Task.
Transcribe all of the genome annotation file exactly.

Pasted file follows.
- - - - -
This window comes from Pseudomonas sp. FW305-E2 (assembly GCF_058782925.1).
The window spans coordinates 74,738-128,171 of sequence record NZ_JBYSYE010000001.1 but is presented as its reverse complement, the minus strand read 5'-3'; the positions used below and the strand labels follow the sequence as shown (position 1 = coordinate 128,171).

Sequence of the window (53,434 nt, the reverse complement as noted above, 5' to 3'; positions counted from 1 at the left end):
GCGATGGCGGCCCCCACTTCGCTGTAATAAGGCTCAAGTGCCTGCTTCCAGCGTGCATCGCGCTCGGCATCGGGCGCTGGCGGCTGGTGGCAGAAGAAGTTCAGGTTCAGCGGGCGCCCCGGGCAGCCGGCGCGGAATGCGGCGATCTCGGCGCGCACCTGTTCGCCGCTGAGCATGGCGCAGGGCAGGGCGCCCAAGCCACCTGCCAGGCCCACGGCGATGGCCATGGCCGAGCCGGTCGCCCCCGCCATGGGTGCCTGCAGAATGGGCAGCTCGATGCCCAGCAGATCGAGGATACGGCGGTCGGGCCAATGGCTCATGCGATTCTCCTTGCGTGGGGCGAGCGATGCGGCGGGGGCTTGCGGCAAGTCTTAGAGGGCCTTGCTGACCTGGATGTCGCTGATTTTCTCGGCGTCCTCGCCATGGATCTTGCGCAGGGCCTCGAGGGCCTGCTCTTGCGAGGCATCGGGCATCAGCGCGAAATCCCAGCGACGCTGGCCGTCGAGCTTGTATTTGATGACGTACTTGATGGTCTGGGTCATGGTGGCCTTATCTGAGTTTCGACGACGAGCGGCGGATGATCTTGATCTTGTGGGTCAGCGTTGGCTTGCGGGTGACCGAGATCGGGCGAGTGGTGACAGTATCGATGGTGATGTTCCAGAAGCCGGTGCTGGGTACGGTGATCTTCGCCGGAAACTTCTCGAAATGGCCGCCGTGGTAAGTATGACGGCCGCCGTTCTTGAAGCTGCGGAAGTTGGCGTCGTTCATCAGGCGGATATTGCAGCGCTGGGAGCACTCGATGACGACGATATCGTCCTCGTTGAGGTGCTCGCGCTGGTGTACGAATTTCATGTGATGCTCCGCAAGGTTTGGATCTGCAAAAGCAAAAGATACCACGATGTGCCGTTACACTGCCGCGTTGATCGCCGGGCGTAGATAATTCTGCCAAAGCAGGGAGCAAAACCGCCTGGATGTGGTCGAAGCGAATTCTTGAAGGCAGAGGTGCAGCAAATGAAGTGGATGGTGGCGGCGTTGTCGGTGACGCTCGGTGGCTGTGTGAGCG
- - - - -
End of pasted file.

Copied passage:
This window comes from Pseudomonas sp. FW305-E2 (assembly GCF_058782925.1).
The window spans coordinates 74,738-128,171 of sequence record NZ_JBYSYE010000001.1 but is presented as its reverse complement, the minus strand read 5'-3'; the positions used below and the strand labels follow the sequence as shown (position 1 = coordinate 128,171).

Sequence of the window (53,434 nt, the reverse complement as noted above, 5' to 3'; positions counted from 1 at the left end):
GCGATGGCGGCCCCCACTTCGCTGTAATAAGGCTCAAGTGCCTGCTTCCAGCGTGCATCGCGCTCGGCATCGGGCGCTGGCGGCTGGTGGCAGAAGAAGTTCAGGTTCAGCGGGCGCCCCGGGCAGCCGGCGCGGAATGCGGCGATCTCGGCGCGCACCTGTTCGCCGCTGAGCATGGCGCAGGGCAGGGCGCCCAAGCCACCTGCCAGGCCCACGGCGATGGCCATGGCCGAGCCGGTCGCCCCCGCCATGGGTGCCTGCAGAATGGGCAGCTCGATGCCCAGCAGATCGAGGATACGGCGGTCGGGCCAATGGCTCATGCGATTCTCCTTGCGTGGGGCGAGCGATGCGGCGGGGGCTTGCGGCAAGTCTTAGAGGGCCTTGCTGACCTGGATGTCGCTGATTTTCTCGGCGTCCTCGCCATGGATCTTGCGCAGGGCCTCGAGGGCCTGCTCTTGCGAGGCATCGGGCATCAGCGCGAAATCCCAGCGACGCTGGCCGTCGAGCTTGTATTTGATGACGTACTTGATGGTCTGGGTCATGGTGGCCTTATCTGAGTTTCGACGACGAGCGGCGGATGATCTTGATCTTGTGGGTCAGCGTTGGCTTGCGGGTGACCGAGATCGGGCGAGTGGTGACAGTATCGATGGTGATGTTCCAGAAGCCGGTGCTGGGTACGGTGATCTTCGCCGGAAACTTCTCGAAATGGCCGCCGTGGTAAGTATGACGGCCGCCGTTCTTGAAGCTGCGGAAGTTGGCGTCGTTCATCAGGCGGATATTGCAGCGCTGGGAGCACTCGATGACGACGATATCGTCCTCGTTGAGGTGCTCGCGCTGGTGTACGAATTTCATGTGATGCTCCGCAAGGTTTGGATCTGCAAAAGCAAAAGATACCACGATGTGCCGTTACACTGCCGCGTTGATCGCCGGGCGTAGATAATTCTGCCAAAGCAGGGAGCAAAACCGCCTGGATGTGGTCGAAGCGAATTCTTGAAGGCAGAGGTGCAGCAAATGAAGTGGATGGTGGCGGCGTTGTCGGTGACGCTCGGTGGCTGTGTGAGCG